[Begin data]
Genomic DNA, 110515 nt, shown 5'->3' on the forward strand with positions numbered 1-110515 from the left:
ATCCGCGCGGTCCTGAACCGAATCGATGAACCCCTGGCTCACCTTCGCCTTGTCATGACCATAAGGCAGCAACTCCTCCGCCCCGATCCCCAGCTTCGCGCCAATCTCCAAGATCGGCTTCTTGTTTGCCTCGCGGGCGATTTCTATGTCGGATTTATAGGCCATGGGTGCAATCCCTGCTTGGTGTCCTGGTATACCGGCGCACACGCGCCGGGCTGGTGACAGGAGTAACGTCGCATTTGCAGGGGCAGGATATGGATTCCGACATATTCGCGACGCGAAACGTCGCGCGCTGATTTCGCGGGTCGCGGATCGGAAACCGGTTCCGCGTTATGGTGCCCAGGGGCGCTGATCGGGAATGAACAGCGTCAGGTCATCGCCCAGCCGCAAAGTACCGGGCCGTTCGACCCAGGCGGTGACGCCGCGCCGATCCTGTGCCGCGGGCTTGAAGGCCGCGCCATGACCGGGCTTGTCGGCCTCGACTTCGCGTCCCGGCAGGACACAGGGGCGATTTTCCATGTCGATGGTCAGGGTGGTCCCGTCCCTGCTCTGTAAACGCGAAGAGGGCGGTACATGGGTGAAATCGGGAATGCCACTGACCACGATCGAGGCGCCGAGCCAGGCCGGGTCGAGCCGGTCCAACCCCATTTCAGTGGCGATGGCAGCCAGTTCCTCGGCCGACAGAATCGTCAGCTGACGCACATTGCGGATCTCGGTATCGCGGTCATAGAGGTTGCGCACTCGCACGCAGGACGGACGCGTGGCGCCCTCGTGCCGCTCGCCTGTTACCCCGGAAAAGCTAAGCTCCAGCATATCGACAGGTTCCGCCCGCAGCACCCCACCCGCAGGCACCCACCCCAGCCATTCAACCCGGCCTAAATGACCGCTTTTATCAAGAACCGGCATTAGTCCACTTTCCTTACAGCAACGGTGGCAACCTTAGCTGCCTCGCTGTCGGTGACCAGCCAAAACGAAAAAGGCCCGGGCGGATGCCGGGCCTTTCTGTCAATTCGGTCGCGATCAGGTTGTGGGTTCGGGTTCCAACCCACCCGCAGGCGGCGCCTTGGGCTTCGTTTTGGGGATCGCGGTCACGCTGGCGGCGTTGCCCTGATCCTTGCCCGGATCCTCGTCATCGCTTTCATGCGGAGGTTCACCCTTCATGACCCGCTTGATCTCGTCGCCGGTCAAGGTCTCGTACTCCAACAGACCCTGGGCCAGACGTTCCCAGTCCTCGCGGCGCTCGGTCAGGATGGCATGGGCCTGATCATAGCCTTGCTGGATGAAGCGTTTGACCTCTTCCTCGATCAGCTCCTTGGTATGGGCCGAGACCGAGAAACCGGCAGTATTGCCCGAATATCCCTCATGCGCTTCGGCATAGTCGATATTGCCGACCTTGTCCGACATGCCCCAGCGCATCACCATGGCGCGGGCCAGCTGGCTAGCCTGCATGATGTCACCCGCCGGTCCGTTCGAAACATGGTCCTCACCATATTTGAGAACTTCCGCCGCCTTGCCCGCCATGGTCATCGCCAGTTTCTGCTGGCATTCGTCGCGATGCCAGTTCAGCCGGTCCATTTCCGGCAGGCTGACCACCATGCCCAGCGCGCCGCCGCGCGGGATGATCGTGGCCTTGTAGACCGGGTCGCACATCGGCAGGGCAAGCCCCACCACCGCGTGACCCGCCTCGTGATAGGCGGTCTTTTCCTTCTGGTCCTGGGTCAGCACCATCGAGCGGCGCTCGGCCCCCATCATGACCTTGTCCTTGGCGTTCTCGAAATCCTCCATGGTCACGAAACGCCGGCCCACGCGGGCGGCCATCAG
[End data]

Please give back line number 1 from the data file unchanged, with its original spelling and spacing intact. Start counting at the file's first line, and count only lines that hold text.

Genomic DNA, 110515 nt, shown 5'->3' on the forward strand with positions numbered 1-110515 from the left: